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Reaching Out to Friends, the Old-Fashioned Way

If you know Wayne Franke, then you know you'll be getting a congratulatory call for your birthday or wedding anniversary. The contract lobbyist, who lives in Buda, has made a ritual of contacting his friends on their special days.

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Wayne T. Franke never forgets a birthday.

For 15 years, the contract lobbyist, 61, has been calling everyone he knows — including many current and former Texas lawmakers — for their birthdays and wedding anniversaries. He makes the calls the weekend before the occasions while he gets his exercise, pacing back and forth from his driveway to the stop sign at the end of his street in Buda.

As old-fashioned as the routine may seem, many in Texas’ fast-paced political world appreciate the throwback to pre-internet days. And for legislators and lobbyists whose lives are dominated by their high-profile jobs, it is a reminder that they are still just friends to some people.

The calls began in 1997 with Ken Waters, a friend and co-worker of Franke’s at GTE Corporation, where Franke was a director of government affairs. Franke asked Waters for the date of his birthday, and his friend jokingly asked if he should expect an e-card.

“I said, ‘No, I’m going to call you at 6:30 in the morning,’” Franke said. “And I got to thinking, and I thought that would be a great way to stay in touch with people.”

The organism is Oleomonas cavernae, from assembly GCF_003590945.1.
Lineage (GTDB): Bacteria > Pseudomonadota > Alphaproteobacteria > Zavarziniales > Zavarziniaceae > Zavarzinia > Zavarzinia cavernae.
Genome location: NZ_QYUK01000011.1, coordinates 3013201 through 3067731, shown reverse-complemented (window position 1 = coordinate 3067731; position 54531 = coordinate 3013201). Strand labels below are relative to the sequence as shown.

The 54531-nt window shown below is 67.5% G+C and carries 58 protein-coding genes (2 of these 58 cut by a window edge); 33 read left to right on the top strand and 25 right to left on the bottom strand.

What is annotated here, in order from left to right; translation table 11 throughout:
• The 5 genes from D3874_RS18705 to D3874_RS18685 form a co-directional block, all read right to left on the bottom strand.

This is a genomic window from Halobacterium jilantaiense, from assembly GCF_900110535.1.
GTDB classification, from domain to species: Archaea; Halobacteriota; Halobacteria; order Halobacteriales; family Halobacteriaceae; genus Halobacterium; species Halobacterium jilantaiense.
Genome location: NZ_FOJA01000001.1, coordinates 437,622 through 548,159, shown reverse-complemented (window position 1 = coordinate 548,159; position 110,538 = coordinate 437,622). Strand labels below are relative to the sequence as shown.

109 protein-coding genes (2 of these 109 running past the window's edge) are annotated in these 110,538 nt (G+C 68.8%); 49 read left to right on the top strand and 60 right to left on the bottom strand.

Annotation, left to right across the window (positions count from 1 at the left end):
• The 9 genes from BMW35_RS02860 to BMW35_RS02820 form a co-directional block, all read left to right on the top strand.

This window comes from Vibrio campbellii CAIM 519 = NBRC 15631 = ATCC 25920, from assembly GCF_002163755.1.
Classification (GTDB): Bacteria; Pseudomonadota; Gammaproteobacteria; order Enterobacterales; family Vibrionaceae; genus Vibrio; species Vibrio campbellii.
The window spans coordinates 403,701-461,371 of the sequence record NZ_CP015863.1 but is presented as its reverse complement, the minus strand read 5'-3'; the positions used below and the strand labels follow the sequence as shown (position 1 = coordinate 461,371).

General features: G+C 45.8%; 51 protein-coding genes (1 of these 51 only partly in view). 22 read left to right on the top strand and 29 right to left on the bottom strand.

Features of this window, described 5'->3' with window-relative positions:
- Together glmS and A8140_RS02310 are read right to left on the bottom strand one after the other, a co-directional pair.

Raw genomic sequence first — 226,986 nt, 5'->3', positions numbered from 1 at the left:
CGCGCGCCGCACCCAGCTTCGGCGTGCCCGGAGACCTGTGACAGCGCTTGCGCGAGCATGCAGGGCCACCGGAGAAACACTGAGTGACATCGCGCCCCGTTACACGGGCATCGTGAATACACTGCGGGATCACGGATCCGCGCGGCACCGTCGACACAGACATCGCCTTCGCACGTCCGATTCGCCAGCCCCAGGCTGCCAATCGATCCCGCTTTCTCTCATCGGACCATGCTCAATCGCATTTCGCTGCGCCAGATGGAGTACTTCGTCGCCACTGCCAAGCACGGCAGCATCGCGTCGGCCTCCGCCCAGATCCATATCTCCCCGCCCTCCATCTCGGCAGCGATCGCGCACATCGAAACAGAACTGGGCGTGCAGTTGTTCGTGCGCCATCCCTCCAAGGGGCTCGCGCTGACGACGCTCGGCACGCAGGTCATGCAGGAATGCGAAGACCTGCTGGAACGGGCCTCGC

Neighbors did not immediately understand Franke’s habit, and neither did his wife, Regina Franke. She said he would walk down the street wearing, much to her chagrin, a cowboy hat and a raggedy T-shirt with his pants tucked into his boots, or an old warm-up suit, mismatched socks and a hat with a ball on top that bobbed as he walked. At first, neighbors wondered why Franke paced for hours every weekend. They began to understand when he started calling them. Even Regina gets birthday and anniversary calls.

She did not understand how important her husband’s phone calls were to people until she spoke with some of those who received them.

“People would make it a point to come up to me and say, ‘I just want you to know how much Wayne’s birthday calls and anniversary calls mean to me,’” she said.

Since Franke started his calls, about 170 people on his list have died. But that does not stop a call from being made; he simply reaches out to their spouse, child, or another family member or friend.

“When somebody passes away, they don’t leave out of here,” Franke said, pointing to an electronic organizer he has used to store the list of 2,937 birthdays and anniversaries he has compiled.

While Franke stores his dates digitally and uses an iPhone, he would never e-mail or text a birthday or anniversary message. He likes the personal touch of the phone call.

Laura Miller, a former Dallas mayor, and her husband, Steve Wolens, a former state representative, have received calls from Franke for years.

“It’s a sweetness and a thoughtfulness that is long gone for most people,” Miller said.

The current and former lawmakers on Franke’s list are just friends in his eyes. And he does not plan to stop calling them — or anyone else on his list — anytime soon.

“If you don’t hear from me, check the obituaries,” he said.

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